“No one knows for certain, though many have guessed,” Lamb went on, oblivious to Jamie’s vexation. “Some say the nine of diamonds resembles the coat of arms of Sir John Dalrymple, the Earl of Stair. It’s blue, you see, and shaped like St. Andrew’s cross, with nine yellow diamonds lining the center of the saltire. It’s said that he used this card to cryptically authorize the Glencoe Massacre of 1692. Curse of Scotland indeed.”

curse-of-scotland 9diamonds1a

“Did ye say yellow diamonds?” Jamie’s interest was piqued once again.

Lamb nodded. “Nine yellow diamonds were to be a gift from the monarchs, William and Mary, for his service to the crown and in honor of his family's crest. Though that’s only one possible explanation for the diamonds' existence.”

“There are others?”

“Some say the Bonnie Prince left behind a treasure at Castle Edinburgh that was meant to fund his war and feed his army, but it was seized by the Duke of Cumberland after the Scots' retreat. As a cruel joke, the Duke was said to have scribbled the order for ‘no quarter’ after the Battle of Culloden on a very specific playing card.” 

“The nine of diamonds?”

Lamb grinned. 

“Are there any more explanations for where they came from?”

“Several. I've heard tell they were scattered across the land by a great hag, and others believe it was a part of the lost Frenchman’s treasure. There is even some evidence that they were once stolen from the Protestant crown of Scotland, and a tax was levied on the Scots to pay the price.”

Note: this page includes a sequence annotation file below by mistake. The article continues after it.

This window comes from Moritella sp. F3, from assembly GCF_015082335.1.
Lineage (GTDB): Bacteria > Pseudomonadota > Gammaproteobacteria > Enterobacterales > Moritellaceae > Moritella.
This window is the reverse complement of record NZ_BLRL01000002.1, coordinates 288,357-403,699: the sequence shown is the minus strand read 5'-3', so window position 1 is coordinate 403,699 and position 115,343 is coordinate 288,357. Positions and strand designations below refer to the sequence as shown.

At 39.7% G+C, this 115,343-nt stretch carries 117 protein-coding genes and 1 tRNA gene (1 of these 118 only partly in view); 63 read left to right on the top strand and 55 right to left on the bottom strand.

“What do ye believe?”

Lamb sat back in his seat, seemingly quite satisfied with himself. “I am a scientist. I believe nothing is the truth until it’s proven to be so, but until then, everything is possible.”

“My line of work is none so different. But ye did prove they existed?”

He nodded. “I found a large yellow diamond hidden in a box. It was buried deep in the earth in a cavern along the coastline.”

“Just one? I thought there were nine of them?”

Lamb grinned. “As far as anyone else knows, the other eight never existed. And that’s exactly how I would like things to remain. If he found out I stole the rest, I’d be imprisoned for the rest of my life.”

Jamie tried to imagine the frail old man incarcerated with modern day murderers and thieves. “Who is it ye stole them from?”